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“Live and Let Die” Rolex auctioned in Geneva

An extremely rare piece of film memorabilia has recently changed ownership at the Geneva Watch auction held on November 7th & 8th. The original 1972 Rolex Submariner 5513 used in Roger Moore’s first James Bond film “Live and Let Die” (1973) was auctioned for CHF 365.000 ($ 363.202 / € 338.151).



The most recognizable watch in history with 1 billion people having watched the film “Live and Let Die”, the wristwatch worn on the wrist of Sir Roger Moore as James Bond is in fact a Rolex Submariner reference 5513 made in 1972, and was later modified for the movie.

SUBMARINERArt director and British production designer Syd Cain worked on over 30 movie projects, and received international fame for playing a key role as gadget designer in the James Bond movies. The acclaimed Rolex Submariner worn was memorable for its buzzsaw bezel that spun and could cut through rope to escape dangerous situations, and its hyper intensified magnetic field with the ability to deflect bullets. Used for both humor and heightened dramatic events, the magnetic power could unzip Miss Caruso’s dress, and catch a spoon off of a coffee saucer.

The present Rolex reference 5513 “Q” is the most unforgettable watch prop used in a movie and is even signed inside the caseback “Roger Moore 007”. As a highlight in the most iconic scenes of “Live and Let Die”, this watch is sure to interest both watch collectors and true fans of cinematography alike.

SYD CAIN: An accomplished movie production designer, Cain is best known for his creative work on four films of the famous James Bond 007 series. His work on the series followed his successful efforts supporting Producer Albert R. Broccoli on two films in 1954 and 1956. Broccoli chose Cain for “Dr. No” in 1962, and went on to assume the role of art director for 1963’s “From Russia With Love”. That film introduced Q, the legendary character responsible for issuing gadgets to James Bond. It was Cain who was designing these gadgets in actuality, including villains gadgets, such as the poisoned-tipped blade of Rosa Klebb’s shoes, and of course this Rolex Submariner 5513 worn in 1973’s “Live and Let Die”.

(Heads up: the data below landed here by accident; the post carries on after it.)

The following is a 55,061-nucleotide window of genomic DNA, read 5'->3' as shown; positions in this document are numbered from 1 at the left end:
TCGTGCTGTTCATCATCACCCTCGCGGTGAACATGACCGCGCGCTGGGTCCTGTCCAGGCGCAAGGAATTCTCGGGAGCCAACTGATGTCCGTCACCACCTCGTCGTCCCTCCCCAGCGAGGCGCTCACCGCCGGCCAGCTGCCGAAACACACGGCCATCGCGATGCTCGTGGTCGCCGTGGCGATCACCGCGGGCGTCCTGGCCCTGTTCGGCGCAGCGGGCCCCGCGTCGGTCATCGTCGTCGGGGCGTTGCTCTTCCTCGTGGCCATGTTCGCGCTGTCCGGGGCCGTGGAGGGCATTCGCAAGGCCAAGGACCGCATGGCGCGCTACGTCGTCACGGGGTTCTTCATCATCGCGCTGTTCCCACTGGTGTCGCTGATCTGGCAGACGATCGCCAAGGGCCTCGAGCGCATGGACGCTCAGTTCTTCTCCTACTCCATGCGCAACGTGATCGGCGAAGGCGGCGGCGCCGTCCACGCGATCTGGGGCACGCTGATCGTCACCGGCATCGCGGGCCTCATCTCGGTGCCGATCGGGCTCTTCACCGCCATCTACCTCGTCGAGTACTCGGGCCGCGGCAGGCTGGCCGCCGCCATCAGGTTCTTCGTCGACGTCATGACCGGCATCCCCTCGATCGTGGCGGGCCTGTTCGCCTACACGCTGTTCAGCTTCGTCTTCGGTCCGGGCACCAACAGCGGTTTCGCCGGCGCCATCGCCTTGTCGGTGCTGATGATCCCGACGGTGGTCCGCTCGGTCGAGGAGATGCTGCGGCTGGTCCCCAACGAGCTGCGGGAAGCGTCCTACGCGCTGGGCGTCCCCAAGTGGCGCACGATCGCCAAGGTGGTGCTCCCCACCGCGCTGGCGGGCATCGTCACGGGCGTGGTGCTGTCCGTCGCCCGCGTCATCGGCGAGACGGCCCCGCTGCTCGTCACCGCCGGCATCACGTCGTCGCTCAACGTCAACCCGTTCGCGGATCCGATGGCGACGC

Bond uses the Rolex Submariner built-in saw gadget to get out of a tricky spot
Bond uses the Rolex Submariner built-in saw gadget to get out of a tricky spot

Cain (1918-2011) was himself a survivor, having managed to walk away from a plane crash during World War II, and later, surviving a lightning strike. Notably, he also served as assistant art director for Standley Kubrick, and production designer for Alford Hitchcock and Jack Gold. Survived by five sons and three daughters, he was a popular personality with James Bond fans, and wrote an autobiography documenting his experiences with the 007 films: “Not Forgetting James Bond: The Autobiography of James Bond Production Designer Syd Cain”.

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